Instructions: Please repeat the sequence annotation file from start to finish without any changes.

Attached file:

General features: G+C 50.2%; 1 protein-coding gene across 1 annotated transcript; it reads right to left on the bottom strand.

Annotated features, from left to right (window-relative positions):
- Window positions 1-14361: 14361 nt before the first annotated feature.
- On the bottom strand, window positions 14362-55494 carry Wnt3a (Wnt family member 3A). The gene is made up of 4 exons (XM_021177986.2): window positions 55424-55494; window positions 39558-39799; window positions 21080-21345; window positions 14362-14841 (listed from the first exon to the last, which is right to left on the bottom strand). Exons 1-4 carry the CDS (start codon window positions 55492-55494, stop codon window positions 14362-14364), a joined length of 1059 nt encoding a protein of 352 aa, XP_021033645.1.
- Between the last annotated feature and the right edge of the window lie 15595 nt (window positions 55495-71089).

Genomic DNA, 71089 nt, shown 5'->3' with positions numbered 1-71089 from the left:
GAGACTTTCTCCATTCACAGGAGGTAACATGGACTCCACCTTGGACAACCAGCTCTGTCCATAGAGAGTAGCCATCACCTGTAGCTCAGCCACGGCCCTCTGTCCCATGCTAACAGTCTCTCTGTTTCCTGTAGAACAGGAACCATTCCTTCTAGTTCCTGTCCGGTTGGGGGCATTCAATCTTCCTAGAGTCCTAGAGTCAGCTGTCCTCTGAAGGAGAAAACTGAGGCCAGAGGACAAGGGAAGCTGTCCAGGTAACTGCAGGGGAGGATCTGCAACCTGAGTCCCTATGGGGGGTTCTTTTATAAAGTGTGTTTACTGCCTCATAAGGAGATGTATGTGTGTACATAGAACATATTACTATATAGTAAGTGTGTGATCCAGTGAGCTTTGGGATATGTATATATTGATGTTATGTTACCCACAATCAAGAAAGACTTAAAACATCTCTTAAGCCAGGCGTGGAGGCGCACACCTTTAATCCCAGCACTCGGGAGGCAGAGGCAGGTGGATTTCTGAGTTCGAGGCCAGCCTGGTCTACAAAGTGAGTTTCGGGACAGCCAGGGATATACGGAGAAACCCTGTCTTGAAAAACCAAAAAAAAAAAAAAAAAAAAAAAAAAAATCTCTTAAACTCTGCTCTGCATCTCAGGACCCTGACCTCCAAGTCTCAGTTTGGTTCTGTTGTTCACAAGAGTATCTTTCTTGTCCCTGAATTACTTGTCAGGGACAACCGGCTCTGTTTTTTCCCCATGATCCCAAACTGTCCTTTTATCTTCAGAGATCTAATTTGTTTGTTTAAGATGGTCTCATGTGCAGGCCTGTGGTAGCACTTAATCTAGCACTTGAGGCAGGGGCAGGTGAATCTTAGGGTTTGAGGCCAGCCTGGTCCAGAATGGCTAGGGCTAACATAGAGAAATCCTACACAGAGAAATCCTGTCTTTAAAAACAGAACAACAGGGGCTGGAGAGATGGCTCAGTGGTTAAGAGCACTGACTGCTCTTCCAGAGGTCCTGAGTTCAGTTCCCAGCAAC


General features: G+C 50.2%; 1 protein-coding gene across 1 annotated transcript; it reads right to left on the bottom strand.

Annotated features, from left to right (window-relative positions):
- Window positions 1-14361: 14361 nt before the first annotated feature.
- On the bottom strand, window positions 14362-55494 carry Wnt3a (Wnt family member 3A). The gene is made up of 4 exons (XM_021177986.2): window positions 55424-55494; window positions 39558-39799; window positions 21080-21345; window positions 14362-14841 (listed from the first exon to the last, which is right to left on the bottom strand). Exons 1-4 carry the CDS (start codon window positions 55492-55494, stop codon window positions 14362-14364), a joined length of 1059 nt encoding a protein of 352 aa, XP_021033645.1.
- Between the last annotated feature and the right edge of the window lie 15595 nt (window positions 55495-71089).

Genomic DNA, 71089 nt, shown 5'->3' with positions numbered 1-71089 from the left:
GAGACTTTCTCCATTCACAGGAGGTAACATGGACTCCACCTTGGACAACCAGCTCTGTCCATAGAGAGTAGCCATCACCTGTAGCTCAGCCACGGCCCTCTGTCCCATGCTAACAGTCTCTCTGTTTCCTGTAGAACAGGAACCATTCCTTCTAGTTCCTGTCCGGTTGGGGGCATTCAATCTTCCTAGAGTCCTAGAGTCAGCTGTCCTCTGAAGGAGAAAACTGAGGCCAGAGGACAAGGGAAGCTGTCCAGGTAACTGCAGGGGAGGATCTGCAACCTGAGTCCCTATGGGGGGTTCTTTTATAAAGTGTGTTTACTGCCTCATAAGGAGATGTATGTGTGTACATAGAACATATTACTATATAGTAAGTGTGTGATCCAGTGAGCTTTGGGATATGTATATATTGATGTTATGTTACCCACAATCAAGAAAGACTTAAAACATCTCTTAAGCCAGGCGTGGAGGCGCACACCTTTAATCCCAGCACTCGGGAGGCAGAGGCAGGTGGATTTCTGAGTTCGAGGCCAGCCTGGTCTACAAAGTGAGTTTCGGGACAGCCAGGGATATACGGAGAAACCCTGTCTTGAAAAACCAAAAAAAAAAAAAAAAAAAAAAAAAAAATCTCTTAAACTCTGCTCTGCATCTCAGGACCCTGACCTCCAAGTCTCAGTTTGGTTCTGTTGTTCACAAGAGTATCTTTCTTGTCCCTGAATTACTTGTCAGGGACAACCGGCTCTGTTTTTTCCCCATGATCCCAAACTGTCCTTTTATCTTCAGAGATCTAATTTGTTTGTTTAAGATGGTCTCATGTGCAGGCCTGTGGTAGCACTTAATCTAGCACTTGAGGCAGGGGCAGGTGAATCTTAGGGTTTGAGGCCAGCCTGGTCCAGAATGGCTAGGGCTAACATAGAGAAATCCTACACAGAGAAATCCTGTCTTTAAAAACAGAACAACAGGGGCTGGAGAGATGGCTCAGTGGTTAAGAGCACTGACTGCTCTTCCAGAGGTCCTGAGTTCAGTTCCCAGCAAC